- a frame or structure of latticework; lattice.
- a framework of this kind used as a support for growing vines or plants.
- a summerhouse, gazebo, arch, etc., made chiefly or completely of latticework.
- Heraldry. a charge of bendlets overlying bendlets sinister, the whole being cloué at the crossings.
- to furnish with a trellis.
- to enclose in a trellis.
- to train or support on a trellis.
- to form into or like a trellis.
Origin of trellis
Examples from the Web for trellis
Historical Examples of trellis
And the clipped privet bush by the trellis and the may tree by the gate.Life and Death of Harriett Frean
“Nor half as unpleasant as a funeral,” put in Trellis, with a grin.The Hound From The North
There was a trellis over the door and jessamine swinging from it.The Prisoner
These holes are for the admittance of the middle, lower wire of the trellis.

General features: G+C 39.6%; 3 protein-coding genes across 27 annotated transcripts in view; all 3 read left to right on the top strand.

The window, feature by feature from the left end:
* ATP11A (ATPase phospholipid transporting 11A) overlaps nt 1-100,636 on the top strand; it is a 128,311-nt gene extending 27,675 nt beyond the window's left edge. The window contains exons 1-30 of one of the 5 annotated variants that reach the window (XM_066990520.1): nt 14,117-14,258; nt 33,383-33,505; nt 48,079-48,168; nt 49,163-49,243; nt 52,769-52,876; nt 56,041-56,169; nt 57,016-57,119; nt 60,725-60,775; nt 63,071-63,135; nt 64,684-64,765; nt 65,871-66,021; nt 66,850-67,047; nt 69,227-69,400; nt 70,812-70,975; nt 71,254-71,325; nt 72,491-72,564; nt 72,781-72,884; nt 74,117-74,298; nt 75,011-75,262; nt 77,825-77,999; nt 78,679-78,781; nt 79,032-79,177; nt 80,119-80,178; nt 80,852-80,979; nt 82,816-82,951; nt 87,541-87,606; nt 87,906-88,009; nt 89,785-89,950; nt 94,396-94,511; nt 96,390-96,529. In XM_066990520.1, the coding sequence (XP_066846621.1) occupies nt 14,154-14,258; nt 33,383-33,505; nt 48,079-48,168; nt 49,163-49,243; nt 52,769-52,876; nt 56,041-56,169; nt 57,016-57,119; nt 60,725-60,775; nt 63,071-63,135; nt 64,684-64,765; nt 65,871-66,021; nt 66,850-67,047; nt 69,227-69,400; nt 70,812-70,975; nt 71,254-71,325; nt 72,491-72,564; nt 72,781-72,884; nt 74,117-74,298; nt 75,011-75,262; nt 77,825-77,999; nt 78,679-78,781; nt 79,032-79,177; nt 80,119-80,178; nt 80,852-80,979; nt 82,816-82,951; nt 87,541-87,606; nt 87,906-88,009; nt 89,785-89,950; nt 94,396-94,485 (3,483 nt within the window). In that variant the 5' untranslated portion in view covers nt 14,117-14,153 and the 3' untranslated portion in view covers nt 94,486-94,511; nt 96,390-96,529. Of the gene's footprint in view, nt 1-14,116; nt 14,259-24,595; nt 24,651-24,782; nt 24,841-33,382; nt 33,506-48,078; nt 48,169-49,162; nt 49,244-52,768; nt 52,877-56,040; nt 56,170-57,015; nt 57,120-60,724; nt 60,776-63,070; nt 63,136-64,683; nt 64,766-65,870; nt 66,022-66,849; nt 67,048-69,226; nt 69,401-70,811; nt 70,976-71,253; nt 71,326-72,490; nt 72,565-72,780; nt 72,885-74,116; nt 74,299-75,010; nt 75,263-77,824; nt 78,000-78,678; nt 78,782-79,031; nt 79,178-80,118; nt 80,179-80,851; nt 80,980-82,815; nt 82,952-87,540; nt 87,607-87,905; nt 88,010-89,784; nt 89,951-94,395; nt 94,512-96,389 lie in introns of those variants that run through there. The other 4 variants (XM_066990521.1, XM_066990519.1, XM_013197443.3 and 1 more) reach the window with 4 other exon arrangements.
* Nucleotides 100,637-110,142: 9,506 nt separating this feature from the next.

The old top is discarded as soon as the new trunk is tied to the trellis.
- a structure or pattern of latticework, esp one used to support climbing plants
- an arch made of latticework
- to interweave (strips of wood, etc) to make a trellis
- to provide or support with a trellis
Word Origin for trellis
Word Origin and History for trellis
c.1400, "lattice, grating," from Old French trelis, originally "sackcloth," from Vulgar Latin *trilicius, from Latin trilicis, genitive of trilix "having three threads, triple-twilled," from tri- three + licium "thread." Cognate with Greek trimitos. Sense extended in Old French to things "woven" of iron, etc., which brought on influence of Old French treille "vine trellis," perhaps from Latin trichila "bower, arbor," which is apparently from Latin triclinium "couch extending round three sides of a table" (for reclining on at meals). Meaning "lattice used to support growing vines" is from 1510s.